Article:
Awareness, willingness to use, and history of HIV PrEP use among gay, bisexual, and other men who have sex with men in Nigeria


Autoři: Adedotun Ogunbajo aff001;  Stella Iwuagwu aff003;  Rashidi Williams aff004;  Katie Biello aff001;  Matthew J. Mimiaga aff001
Působiště autorů: Department of Behavioral and Social Sciences, Brown University School of Public Health, Providence, Rhode Island, United States of America aff001;  Center for Health Equity, Brown School of Public Health, Providence, Rhode Island, United States of America aff002;  Centre for Right to Health, Abuja, Nigeria aff003;  Equality Triangle for Health and Peoples Development Initiative, Warri, Delta, Nigeria aff004;  Department of Epidemiology, Brown University School of Public Health, Providence, Rhode Island, United States of America aff005;  The Fenway Institute, Fenway Health, Boston, Massachusetts, United States of America aff006;  Department of Psychiatry and Human Behavior, Brown University Alpert Medical School, Providence, Rhode Island, United States of America aff007
Vyšlo v časopise: PLoS ONE 14(12)
Kategorie: Research Article
doi: 10.1371/journal.pone.0226384

Souhrn

Background

Nigerian gay, bisexual, and other men who have sex with men (GBMSM) are disproportionately affected by HIV, with an estimated prevalence of between 11–35%. Pre-exposure prophylaxis (PrEP) has the potential to significantly decrease incident HIV infections among Nigerian GBMSM. Understanding the relationship between socio-demographic, sexual risk behavior, and psychosocial factors with PrEP awareness, willingness to use, and history of use among this group is pivotal to maximizing PrEP uptake.

Methods

Between March and June 2019, 419 participants completed an interviewer-administered survey assessing PrEP awareness, willingness to use, and history of use; socio-demographics; sexual risk behavior; and psychosocial factors. Bivariate and multivariable logistic regression were used to examine factors associated with PrEP awareness, willingness to use, and history of use.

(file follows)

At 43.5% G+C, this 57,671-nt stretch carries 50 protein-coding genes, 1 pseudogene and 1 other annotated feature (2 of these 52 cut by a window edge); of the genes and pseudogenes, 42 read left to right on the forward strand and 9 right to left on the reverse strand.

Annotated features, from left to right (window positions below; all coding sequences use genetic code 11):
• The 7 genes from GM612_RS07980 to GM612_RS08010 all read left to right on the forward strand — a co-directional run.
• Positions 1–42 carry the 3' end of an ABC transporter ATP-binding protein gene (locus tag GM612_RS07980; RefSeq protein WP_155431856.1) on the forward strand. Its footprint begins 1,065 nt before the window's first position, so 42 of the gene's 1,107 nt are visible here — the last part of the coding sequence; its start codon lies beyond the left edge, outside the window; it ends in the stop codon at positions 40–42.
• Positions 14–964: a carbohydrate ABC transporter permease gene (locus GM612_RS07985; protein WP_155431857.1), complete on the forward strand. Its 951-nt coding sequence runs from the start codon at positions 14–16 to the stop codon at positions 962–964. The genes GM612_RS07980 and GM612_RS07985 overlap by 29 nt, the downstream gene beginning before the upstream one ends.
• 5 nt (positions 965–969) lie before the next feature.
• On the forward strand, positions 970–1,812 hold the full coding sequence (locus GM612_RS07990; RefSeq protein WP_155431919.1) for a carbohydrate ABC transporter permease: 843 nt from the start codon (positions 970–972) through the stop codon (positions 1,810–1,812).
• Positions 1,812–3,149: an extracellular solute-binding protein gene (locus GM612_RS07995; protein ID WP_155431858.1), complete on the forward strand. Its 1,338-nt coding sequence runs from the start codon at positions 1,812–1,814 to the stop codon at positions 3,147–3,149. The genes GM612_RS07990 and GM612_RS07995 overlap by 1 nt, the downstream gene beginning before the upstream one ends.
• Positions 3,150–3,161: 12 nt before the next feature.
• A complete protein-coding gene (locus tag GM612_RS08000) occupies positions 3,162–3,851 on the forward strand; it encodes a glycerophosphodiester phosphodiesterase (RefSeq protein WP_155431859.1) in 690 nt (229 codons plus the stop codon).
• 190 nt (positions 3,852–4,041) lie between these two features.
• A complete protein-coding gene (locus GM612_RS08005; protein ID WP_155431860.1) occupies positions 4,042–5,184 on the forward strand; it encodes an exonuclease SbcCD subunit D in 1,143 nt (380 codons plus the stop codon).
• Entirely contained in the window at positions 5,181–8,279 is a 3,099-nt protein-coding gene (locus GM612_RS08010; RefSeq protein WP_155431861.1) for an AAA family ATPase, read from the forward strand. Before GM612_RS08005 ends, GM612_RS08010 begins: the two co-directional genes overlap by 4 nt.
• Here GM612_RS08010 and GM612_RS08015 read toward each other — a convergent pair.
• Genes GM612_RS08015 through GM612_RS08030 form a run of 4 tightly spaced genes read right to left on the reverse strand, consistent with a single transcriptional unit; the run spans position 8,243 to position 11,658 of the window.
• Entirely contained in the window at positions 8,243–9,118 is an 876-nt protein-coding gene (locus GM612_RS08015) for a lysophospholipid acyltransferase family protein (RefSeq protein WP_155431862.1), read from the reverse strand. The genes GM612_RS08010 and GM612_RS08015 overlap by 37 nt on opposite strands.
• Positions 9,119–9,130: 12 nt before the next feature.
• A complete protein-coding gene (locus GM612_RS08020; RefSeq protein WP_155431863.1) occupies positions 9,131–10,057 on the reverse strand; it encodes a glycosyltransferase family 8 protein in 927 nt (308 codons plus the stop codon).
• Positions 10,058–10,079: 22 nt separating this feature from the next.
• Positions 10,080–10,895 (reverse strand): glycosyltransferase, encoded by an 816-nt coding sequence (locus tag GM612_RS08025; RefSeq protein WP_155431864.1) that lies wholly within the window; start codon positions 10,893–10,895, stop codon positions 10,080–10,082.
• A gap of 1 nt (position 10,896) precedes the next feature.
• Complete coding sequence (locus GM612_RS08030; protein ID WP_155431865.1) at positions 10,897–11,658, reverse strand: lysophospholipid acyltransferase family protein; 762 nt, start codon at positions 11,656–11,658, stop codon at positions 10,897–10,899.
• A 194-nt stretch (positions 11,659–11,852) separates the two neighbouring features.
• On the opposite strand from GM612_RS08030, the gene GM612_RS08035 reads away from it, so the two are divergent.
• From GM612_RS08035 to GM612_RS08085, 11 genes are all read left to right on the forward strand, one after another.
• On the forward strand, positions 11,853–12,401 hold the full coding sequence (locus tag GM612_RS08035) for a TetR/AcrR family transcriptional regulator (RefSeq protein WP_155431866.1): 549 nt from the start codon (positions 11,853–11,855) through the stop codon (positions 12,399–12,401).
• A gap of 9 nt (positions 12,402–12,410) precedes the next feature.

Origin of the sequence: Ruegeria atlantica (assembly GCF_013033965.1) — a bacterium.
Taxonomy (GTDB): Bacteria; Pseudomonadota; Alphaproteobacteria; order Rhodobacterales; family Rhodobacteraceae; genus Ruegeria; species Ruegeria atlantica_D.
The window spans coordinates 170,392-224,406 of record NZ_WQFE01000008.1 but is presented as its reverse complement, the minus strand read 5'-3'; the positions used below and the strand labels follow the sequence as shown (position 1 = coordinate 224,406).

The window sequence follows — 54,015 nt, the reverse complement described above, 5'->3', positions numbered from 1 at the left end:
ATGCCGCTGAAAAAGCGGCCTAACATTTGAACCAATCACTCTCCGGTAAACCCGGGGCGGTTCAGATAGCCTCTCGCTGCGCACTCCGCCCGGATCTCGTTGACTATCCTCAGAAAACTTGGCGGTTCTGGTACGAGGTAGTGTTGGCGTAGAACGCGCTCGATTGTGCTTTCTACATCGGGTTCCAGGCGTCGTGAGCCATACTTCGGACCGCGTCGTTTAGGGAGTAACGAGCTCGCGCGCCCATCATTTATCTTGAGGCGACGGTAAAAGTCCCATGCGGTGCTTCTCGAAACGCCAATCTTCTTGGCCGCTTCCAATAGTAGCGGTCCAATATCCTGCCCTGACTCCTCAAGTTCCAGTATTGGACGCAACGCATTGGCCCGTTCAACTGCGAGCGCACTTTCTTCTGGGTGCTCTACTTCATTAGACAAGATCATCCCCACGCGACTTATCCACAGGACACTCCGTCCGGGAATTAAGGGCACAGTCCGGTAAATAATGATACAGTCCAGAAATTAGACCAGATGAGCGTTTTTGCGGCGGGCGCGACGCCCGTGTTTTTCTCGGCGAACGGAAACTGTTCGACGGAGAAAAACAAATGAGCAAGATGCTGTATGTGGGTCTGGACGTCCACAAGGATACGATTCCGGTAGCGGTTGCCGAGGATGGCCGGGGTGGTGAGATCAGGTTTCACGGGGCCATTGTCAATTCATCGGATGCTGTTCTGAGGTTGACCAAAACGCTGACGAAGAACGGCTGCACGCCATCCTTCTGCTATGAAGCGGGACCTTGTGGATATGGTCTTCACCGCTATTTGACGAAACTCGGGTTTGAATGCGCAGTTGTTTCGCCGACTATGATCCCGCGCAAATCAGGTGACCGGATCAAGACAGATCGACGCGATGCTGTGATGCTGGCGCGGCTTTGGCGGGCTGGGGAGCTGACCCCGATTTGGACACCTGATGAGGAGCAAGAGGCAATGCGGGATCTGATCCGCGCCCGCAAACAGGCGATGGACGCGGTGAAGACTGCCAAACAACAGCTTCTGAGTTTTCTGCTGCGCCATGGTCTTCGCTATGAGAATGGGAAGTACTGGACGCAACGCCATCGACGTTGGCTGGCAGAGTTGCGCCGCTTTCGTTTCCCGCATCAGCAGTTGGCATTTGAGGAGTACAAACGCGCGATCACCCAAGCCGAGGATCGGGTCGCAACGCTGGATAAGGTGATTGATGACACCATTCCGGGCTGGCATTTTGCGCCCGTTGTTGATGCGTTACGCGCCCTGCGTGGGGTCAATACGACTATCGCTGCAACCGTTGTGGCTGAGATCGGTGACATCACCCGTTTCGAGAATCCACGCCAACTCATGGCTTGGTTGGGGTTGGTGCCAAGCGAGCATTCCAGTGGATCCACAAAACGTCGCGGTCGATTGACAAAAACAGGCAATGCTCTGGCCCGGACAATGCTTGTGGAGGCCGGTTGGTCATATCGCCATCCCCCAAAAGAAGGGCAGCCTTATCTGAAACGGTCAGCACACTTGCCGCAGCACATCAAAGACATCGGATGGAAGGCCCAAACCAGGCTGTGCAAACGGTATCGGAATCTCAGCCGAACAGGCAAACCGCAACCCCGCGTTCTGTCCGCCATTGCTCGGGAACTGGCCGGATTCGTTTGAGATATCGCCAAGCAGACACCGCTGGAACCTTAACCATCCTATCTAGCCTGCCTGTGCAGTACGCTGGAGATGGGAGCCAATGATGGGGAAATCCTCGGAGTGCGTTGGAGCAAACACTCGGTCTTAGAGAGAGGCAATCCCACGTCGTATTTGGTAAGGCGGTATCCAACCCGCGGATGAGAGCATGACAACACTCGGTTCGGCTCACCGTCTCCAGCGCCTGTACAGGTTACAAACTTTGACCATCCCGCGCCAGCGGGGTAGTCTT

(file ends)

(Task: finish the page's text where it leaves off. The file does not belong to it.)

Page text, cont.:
Results

53.6% were aware of PrEP; 80.1% were willing to use PrEP; and 29.7% had previously used PrEP. In multivariable analysis, factors associated with an increased odds of PrEP awareness include residing in Abuja [adjusted odds ratio (aOR) 5.02; 95% confidence interval (CI): 2.13 to 11.83] and Lagos (aOR 12.30; 95% CI: 4.92 to 30.67) vs. residing in Plateau, living with HIV (aOR 2.56; 95% CI: 1.54 to 4.72), using location-based apps for seeking sexual partners (aOR 4.06; 95% CI: 2.28 to 7.24), having health insurance (aOR 2.31; 95% CI: 1.08 to 4.40), history of suicidal thoughts (aOR 2.05; 95% CI: 1.02 to 4.10), and history of PrEP use (aOR 45.5; 95% CI: 5.60 to 370.04). Decreasing clinically significant depressive symptoms was associated with lower willingness to use PrEP (aOR 0.96; 95% CI: 0.92 to 0.99). Lastly, factors associated with increased odds of having a history of PrEP use were those reporting 6 or more insertive anal sex acts in the last 30 days compared to those with none (aOR 5.76; 95% CI: 1.58 to 20.98) and being aware of PrEP (aOR 29.6; 95% CI: 3.78 to 231.84).

Discussion

Nearly half of the Nigerian GBMSM in this study had no prior awareness of PrEP, but after being informed about its potential benefits, the majority were willing to use it. However, PrEP uptake among Nigerian GBMSM remains low. Findings suggest that educational messages are necessary to ensure appropriate PrEP scale-up, especially tailored towards Nigerian GBMSM.

Klíčová slova:

Bisexuals – Depression – Health education and awareness – HIV prevention – Mental health and psychiatry – Pre-exposure prophylaxis – Psychological and psychosocial issues


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Článek vyšel v časopise

PLOS One


2019 Číslo 12